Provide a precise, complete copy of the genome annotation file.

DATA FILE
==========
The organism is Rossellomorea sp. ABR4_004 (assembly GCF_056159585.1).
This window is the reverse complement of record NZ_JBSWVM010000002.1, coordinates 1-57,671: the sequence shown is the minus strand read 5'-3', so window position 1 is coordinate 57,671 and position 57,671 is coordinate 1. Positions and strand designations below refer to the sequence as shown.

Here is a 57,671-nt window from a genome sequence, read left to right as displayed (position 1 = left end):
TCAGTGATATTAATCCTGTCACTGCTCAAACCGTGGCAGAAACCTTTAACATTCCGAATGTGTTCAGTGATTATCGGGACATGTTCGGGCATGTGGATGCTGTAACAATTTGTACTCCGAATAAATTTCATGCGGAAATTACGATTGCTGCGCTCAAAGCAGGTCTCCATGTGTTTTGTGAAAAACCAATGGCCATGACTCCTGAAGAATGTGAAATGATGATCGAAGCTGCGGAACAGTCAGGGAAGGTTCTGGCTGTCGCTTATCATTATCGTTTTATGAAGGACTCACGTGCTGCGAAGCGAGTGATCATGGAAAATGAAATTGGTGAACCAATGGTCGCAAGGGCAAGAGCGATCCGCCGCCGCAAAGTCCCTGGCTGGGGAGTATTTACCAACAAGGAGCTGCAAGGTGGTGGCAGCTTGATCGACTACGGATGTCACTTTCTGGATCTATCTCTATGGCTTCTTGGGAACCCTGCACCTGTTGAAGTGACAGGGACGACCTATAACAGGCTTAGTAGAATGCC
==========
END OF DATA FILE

The organism is Rossellomorea sp. ABR4_004 (assembly GCF_056159585.1).
This window is the reverse complement of record NZ_JBSWVM010000002.1, coordinates 1-57,671: the sequence shown is the minus strand read 5'-3', so window position 1 is coordinate 57,671 and position 57,671 is coordinate 1. Positions and strand designations below refer to the sequence as shown.

Here is a 57,671-nt window from a genome sequence, read left to right as displayed (position 1 = left end):
TCAGTGATATTAATCCTGTCACTGCTCAAACCGTGGCAGAAACCTTTAACATTCCGAATGTGTTCAGTGATTATCGGGACATGTTCGGGCATGTGGATGCTGTAACAATTTGTACTCCGAATAAATTTCATGCGGAAATTACGATTGCTGCGCTCAAAGCAGGTCTCCATGTGTTTTGTGAAAAACCAATGGCCATGACTCCTGAAGAATGTGAAATGATGATCGAAGCTGCGGAACAGTCAGGGAAGGTTCTGGCTGTCGCTTATCATTATCGTTTTATGAAGGACTCACGTGCTGCGAAGCGAGTGATCATGGAAAATGAAATTGGTGAACCAATGGTCGCAAGGGCAAGAGCGATCCGCCGCCGCAAAGTCCCTGGCTGGGGAGTATTTACCAACAAGGAGCTGCAAGGTGGTGGCAGCTTGATCGACTACGGATGTCACTTTCTGGATCTATCTCTATGGCTTCTTGGGAACCCTGCACCTGTTGAAGTGACAGGGACGACCTATAACAGGCTTAGTAGAATGCC